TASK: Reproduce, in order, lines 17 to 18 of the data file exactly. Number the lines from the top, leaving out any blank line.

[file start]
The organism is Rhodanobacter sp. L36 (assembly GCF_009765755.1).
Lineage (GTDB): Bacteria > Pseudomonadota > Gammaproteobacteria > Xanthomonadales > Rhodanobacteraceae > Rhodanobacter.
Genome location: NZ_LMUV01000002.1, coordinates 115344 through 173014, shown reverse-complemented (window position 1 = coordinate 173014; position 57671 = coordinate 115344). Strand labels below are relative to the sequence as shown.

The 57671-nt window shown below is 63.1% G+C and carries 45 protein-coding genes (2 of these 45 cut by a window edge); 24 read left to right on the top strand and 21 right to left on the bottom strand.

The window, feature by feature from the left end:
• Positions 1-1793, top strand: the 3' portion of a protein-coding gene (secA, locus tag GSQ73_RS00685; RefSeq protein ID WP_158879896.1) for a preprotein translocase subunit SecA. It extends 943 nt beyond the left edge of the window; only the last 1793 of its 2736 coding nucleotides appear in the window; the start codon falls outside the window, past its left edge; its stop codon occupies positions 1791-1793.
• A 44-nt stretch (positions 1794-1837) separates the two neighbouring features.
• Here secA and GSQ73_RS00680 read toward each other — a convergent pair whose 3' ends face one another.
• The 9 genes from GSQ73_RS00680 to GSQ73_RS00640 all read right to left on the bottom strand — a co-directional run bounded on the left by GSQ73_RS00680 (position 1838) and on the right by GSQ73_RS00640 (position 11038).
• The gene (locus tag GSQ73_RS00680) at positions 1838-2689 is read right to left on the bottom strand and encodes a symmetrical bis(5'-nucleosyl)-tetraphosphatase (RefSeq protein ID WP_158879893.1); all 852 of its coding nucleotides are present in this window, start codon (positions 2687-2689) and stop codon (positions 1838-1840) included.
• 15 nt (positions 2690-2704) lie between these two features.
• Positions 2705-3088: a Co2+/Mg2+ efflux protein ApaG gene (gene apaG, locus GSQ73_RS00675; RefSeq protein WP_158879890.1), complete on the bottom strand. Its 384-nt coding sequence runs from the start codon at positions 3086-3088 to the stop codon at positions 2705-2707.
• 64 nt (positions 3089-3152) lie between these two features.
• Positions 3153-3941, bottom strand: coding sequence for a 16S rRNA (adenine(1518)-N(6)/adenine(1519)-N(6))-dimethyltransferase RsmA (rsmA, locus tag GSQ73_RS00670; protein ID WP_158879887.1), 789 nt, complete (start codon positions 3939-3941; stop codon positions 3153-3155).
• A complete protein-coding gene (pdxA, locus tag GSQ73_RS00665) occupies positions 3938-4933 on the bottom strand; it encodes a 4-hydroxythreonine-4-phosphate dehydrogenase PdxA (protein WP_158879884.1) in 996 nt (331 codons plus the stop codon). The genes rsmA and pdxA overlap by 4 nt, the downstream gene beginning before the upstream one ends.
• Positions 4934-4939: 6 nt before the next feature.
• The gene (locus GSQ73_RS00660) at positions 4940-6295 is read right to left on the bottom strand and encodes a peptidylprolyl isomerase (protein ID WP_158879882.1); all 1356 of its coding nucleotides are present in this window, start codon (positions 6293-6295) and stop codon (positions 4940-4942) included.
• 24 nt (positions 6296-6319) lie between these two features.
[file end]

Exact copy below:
• The gene (locus GSQ73_RS00660) at positions 4940-6295 is read right to left on the bottom strand and encodes a peptidylprolyl isomerase (protein ID WP_158879882.1); all 1356 of its coding nucleotides are present in this window, start codon (positions 6293-6295) and stop codon (positions 4940-4942) included.
• 24 nt (positions 6296-6319) lie between these two features.